Start with some simple advice: If you don’t read fantasy, don’t try to write fantasy, and if you don’t read science fiction, don’t try to write science fiction. And that extends out to mixing genres. If you don’t read romance, don’t try to write a fantasy-romance.
That having been said, are people really mixing genres? Should they?
Yes, and yes. But as always, be careful . . .
With the recent growth in sales of fantasy romances there are real fantasy-romance fans now, who will sniff out an imposter from a mile away. Romance crossovers tend to be the trickiest in terms of merchandising, as easily showing up in the romance section as in the fantasy section. But where your book ends up in any given bookstore largely depends on how the publisher wants to sell/package it—everything from the style of the cover art to whether or not they decide to actually print the words FANTASY or ROMANCE on the spine of the book.
Still, every fantasy novel should have some romance to it. People have romantic ties. They fall in and out of love. If your characters don’t do that, too, they’re less likely to read like real people. That being said, what makes a true fantasy-romance is the relative mix. It might help to think of it, as I’m find of using when breaking down the sub-genres of science:fiction, as a ratio, fantasy:romance. If your story is ten parts fantasy to one part romance, it won’t make much sense to call it “fantasy-romance.” Flip that equation and write a romance novel in which there is only some slight fantasy element and you’re certain to end up in the romance section, and you might never hear the word “fantasy” used to describe your book. Six parts romance to four parts fantasy is fantasy-romance—another of those rules that isn’t really so much a rule as a suggestion.
Science fiction-fantasy and horror-fantasy crossovers are probably the easiest for readers and even the book trade to accept, as they tend to end up in the same section of the bookstore whether they “read” predominantly as fantasy, science fiction, or horror. Science fiction and fantasy freely mix. It’s easy enough to argue that Star Wars is as much fantasy as science fiction. Though they’re flying around in starships and making friends with robots (science fiction) they’re also using “the Force,” which is magic by any other name. Anne McCaffrey began her tales of her dragon-inhabited world of Pern with her feet firmly in the fantasy genre and only later revealed that Pern is actually an alien planet colonized by humans who went there from Earth in starships, so that it developed from fantasy to science fiction. What makes any novel “fantasy” is that there’s something that the characters, the world, and the story depends on that can’t be explained away by anything but one simple word: magic. Unless that magic is only there to scare you . . .
In a previous post I went off on a bit of a screed on the difference between fantasy and horror. All that having been said, I think the only way to really write a horror-fantasy novel is to write a horror novel set in a fantastical world of your own creation, in other words: a scary fantasy novel. Feel free to prove me wrong.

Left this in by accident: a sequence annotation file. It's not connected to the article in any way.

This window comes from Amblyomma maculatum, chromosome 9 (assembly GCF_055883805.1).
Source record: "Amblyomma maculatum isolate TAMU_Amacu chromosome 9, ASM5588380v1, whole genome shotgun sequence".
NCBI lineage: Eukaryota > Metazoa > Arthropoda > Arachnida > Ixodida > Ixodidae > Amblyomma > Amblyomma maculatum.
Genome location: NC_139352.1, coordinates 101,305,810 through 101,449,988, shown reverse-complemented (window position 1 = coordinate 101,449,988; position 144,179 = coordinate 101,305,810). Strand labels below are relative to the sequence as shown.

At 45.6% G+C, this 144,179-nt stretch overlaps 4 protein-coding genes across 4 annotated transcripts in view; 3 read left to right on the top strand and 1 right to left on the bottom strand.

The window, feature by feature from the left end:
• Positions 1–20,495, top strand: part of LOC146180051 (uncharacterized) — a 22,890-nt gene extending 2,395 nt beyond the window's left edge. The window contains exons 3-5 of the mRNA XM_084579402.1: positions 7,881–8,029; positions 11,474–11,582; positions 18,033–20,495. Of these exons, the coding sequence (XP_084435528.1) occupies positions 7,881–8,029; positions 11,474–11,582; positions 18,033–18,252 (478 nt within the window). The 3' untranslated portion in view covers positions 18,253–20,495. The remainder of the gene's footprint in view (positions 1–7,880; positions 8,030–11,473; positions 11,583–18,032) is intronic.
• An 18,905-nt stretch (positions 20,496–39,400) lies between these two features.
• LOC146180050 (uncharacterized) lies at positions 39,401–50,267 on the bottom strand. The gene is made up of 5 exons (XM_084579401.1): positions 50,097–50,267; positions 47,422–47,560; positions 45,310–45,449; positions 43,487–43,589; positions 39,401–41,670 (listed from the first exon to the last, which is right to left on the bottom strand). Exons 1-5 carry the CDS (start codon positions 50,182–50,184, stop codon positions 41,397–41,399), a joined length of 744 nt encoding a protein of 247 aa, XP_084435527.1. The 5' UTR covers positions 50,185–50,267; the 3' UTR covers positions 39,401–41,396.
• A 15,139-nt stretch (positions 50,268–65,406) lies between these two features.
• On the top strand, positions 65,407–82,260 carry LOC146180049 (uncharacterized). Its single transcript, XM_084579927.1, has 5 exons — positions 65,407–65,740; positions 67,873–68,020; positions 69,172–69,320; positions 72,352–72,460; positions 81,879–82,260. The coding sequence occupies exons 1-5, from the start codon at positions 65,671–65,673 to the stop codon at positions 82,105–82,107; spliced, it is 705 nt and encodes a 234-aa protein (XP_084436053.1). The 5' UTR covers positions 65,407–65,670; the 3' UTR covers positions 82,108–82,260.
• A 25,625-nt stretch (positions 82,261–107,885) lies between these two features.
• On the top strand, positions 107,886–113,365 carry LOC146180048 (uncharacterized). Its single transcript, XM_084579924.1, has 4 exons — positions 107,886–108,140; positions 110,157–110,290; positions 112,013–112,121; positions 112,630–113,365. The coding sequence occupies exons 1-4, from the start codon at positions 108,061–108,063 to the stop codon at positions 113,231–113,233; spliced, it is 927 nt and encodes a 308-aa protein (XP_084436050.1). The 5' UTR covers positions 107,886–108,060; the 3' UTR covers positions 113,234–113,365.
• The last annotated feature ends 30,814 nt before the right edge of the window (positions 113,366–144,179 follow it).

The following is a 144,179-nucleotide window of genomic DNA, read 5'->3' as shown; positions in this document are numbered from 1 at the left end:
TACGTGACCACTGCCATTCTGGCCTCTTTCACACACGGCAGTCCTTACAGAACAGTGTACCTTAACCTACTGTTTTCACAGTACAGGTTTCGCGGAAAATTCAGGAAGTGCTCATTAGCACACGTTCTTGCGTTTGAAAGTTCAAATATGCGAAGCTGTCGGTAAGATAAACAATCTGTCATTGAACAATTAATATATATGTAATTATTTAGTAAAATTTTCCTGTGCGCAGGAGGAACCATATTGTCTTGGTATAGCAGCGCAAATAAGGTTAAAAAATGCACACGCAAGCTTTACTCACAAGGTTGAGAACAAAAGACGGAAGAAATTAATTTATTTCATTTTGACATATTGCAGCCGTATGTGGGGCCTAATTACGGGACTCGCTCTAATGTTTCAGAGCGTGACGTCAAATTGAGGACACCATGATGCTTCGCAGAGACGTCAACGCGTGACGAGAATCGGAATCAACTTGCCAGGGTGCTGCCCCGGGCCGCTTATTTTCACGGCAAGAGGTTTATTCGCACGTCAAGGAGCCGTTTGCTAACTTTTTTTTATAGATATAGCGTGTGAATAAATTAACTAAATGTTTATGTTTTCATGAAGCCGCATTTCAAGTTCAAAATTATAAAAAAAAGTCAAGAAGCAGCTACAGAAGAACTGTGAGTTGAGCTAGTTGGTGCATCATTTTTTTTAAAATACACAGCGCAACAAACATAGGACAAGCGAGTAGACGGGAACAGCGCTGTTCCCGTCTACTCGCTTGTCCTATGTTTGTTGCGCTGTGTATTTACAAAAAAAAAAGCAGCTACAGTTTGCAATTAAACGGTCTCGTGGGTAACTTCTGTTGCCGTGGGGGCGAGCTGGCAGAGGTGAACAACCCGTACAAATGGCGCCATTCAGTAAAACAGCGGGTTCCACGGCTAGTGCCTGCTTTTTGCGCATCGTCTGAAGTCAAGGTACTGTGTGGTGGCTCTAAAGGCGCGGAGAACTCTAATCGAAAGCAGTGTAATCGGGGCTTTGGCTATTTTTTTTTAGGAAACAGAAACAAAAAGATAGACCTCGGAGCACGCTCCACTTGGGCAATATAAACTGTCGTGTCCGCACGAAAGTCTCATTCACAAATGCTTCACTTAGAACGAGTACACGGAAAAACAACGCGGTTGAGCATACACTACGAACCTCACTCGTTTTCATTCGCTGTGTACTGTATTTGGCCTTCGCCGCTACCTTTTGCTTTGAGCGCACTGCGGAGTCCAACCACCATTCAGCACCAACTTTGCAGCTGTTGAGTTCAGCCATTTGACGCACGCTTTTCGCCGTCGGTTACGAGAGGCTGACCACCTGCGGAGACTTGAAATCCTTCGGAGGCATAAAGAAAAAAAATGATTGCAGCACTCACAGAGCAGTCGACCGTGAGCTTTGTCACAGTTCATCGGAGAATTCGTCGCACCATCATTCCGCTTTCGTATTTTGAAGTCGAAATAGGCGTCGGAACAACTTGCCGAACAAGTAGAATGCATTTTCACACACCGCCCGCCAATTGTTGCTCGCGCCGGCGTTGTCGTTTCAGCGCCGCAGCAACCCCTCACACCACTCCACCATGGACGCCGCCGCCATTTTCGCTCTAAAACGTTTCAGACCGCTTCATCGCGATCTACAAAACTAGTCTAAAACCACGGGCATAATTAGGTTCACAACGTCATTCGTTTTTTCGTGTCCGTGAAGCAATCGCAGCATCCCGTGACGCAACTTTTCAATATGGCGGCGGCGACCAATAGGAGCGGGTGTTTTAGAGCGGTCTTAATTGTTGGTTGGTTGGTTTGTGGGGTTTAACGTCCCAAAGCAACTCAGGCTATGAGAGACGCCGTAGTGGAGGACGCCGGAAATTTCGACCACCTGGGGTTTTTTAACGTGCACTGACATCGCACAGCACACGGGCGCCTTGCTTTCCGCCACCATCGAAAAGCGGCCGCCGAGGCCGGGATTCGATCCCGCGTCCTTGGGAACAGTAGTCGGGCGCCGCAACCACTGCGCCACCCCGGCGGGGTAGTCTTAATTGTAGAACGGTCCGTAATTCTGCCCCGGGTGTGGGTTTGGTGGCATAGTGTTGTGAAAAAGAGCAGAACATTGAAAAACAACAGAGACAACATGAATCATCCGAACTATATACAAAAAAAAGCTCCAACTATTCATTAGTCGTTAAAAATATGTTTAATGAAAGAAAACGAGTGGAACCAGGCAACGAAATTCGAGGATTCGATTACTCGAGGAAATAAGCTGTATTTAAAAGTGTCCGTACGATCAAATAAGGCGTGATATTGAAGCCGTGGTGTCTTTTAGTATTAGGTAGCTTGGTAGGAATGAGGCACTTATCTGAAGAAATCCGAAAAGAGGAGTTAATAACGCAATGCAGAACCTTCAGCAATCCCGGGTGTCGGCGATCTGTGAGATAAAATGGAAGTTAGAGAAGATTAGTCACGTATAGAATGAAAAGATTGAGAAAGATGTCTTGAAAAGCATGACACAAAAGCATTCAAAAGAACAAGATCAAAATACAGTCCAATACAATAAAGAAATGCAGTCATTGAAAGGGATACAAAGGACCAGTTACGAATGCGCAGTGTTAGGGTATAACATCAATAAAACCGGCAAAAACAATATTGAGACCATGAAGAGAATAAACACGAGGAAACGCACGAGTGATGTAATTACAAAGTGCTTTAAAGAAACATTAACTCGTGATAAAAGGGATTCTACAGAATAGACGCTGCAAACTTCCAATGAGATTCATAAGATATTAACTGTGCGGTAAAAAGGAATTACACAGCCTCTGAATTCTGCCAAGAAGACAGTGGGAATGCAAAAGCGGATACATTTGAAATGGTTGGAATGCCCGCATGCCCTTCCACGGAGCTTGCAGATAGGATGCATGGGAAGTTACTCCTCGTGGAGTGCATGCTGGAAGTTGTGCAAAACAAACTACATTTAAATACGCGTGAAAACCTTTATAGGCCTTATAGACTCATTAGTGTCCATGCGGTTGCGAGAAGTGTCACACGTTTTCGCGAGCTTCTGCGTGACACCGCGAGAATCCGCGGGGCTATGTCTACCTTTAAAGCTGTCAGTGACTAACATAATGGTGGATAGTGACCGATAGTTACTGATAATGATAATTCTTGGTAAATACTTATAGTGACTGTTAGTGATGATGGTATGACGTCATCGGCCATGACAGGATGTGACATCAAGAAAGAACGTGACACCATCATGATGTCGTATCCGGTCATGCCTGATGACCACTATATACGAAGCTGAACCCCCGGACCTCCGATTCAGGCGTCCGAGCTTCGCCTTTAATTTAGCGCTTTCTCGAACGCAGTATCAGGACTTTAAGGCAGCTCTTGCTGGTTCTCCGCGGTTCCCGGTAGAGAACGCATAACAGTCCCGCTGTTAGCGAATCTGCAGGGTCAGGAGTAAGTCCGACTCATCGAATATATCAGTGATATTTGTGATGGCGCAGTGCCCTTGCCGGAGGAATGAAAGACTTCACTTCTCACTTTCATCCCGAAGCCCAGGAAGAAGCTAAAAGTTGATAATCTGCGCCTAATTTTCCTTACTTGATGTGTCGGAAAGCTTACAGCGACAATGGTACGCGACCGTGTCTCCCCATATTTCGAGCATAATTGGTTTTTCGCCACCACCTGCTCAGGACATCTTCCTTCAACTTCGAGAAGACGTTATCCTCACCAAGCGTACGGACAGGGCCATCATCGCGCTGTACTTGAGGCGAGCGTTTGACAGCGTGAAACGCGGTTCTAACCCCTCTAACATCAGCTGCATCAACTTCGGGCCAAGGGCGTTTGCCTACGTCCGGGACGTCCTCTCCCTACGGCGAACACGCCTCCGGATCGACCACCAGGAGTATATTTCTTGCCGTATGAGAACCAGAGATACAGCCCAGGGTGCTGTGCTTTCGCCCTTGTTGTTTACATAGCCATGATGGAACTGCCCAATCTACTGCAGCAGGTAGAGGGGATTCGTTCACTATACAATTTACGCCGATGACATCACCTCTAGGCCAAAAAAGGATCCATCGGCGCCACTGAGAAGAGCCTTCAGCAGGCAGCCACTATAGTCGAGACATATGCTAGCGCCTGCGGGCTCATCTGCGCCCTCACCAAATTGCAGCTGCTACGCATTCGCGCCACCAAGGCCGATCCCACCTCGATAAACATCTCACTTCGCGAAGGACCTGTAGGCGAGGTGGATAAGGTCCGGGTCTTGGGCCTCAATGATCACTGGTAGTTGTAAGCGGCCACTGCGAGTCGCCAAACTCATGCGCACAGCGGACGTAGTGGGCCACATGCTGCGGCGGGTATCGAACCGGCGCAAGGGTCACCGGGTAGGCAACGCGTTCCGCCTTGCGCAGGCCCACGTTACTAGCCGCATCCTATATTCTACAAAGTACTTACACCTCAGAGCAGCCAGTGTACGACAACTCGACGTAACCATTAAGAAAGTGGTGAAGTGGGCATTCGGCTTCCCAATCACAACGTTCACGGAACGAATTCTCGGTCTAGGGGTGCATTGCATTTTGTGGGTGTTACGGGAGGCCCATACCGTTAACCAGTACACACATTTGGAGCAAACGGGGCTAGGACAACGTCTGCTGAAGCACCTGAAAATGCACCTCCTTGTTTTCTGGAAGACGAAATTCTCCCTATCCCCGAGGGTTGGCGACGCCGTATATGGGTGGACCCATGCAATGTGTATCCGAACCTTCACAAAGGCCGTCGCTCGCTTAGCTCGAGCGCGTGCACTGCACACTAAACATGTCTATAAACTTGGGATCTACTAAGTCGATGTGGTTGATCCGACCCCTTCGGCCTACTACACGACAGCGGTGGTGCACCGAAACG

I’d be happy to entertain any argument that says that every genre novel is a mystery to some degree, but when examining the genres on their own there are certainly points of departure worth mentioning. Mysteries have at least as many sub-genres as fantasy, ranging from traditional Agatha Christie-style whodunits to the pulp noir guys like Chandler and Hammett (who I love). But at its heart, a mystery starts with a crime and ends with the resolution of that crime. In that respect there are actually very few real fantasy-mystery novels out there. I’d advise a would-be fantasy-mystery author to plot out a traditional mystery novel first then pick one character and “fantasize” him. Make him a wizard, a dragon in disguise, the god of vengeance . . . then think long and hard about how that changes the whole story. I think you’ll find that Agatha Christie starts to give way to J.R.R. Tolkien pretty fast if the detective can talk to the disembodied spirit of the murder victim.
There’s been quite a bit of talk in the past decade or so about “mainstream fantasy,” and what might take a fantasy novel out of the SF/Fantasy section of a bookstore and into the Fiction/Literature section. I’m not sure anyone has clue one how that happens. How does Margaret Atwood avoid the genre section? No clue. Why is the new Harry Potter book always in the front of the store? Because it sells like crazy. Somewhere between a glitch in the system that misfiles your fantasy novel and a massive runaway sales success is . . . the SF/Fantasy section. You’ll never have control over whether or not you’ll be considered “mainstream,” and it isn’t always an advantage, so we’ll go ahead and move on.
And then there are the novels that defy classification. Let’s call that “Fantasy on the Fringe.” I’ve heard people refer to “the New Weird” and “Magical Realism.” Those are sub-genres at least as meaningful as any we’ve talked about so far, and are used in the book trade to try to move books out of section—with mixed results. Looking at the overall sales figures for a publishing industry currently struggling through some very tough times, I’d rather my fantasy book be in the fantasy section, where it’ll find fantasy fans who are continuing to buy books while the so-called “mainstream” struggles.
If the story you have in mind defies any of these classifications, or blazes all new trails in the genre, you might find it a hard sell—hard to describe to agents, editors, and your friends—but you should write it anyway. Could be you’re the only one who thinks of it as a dark urban sword and sorcery-mystery/romance. For the rest of us, it’s all fantasy.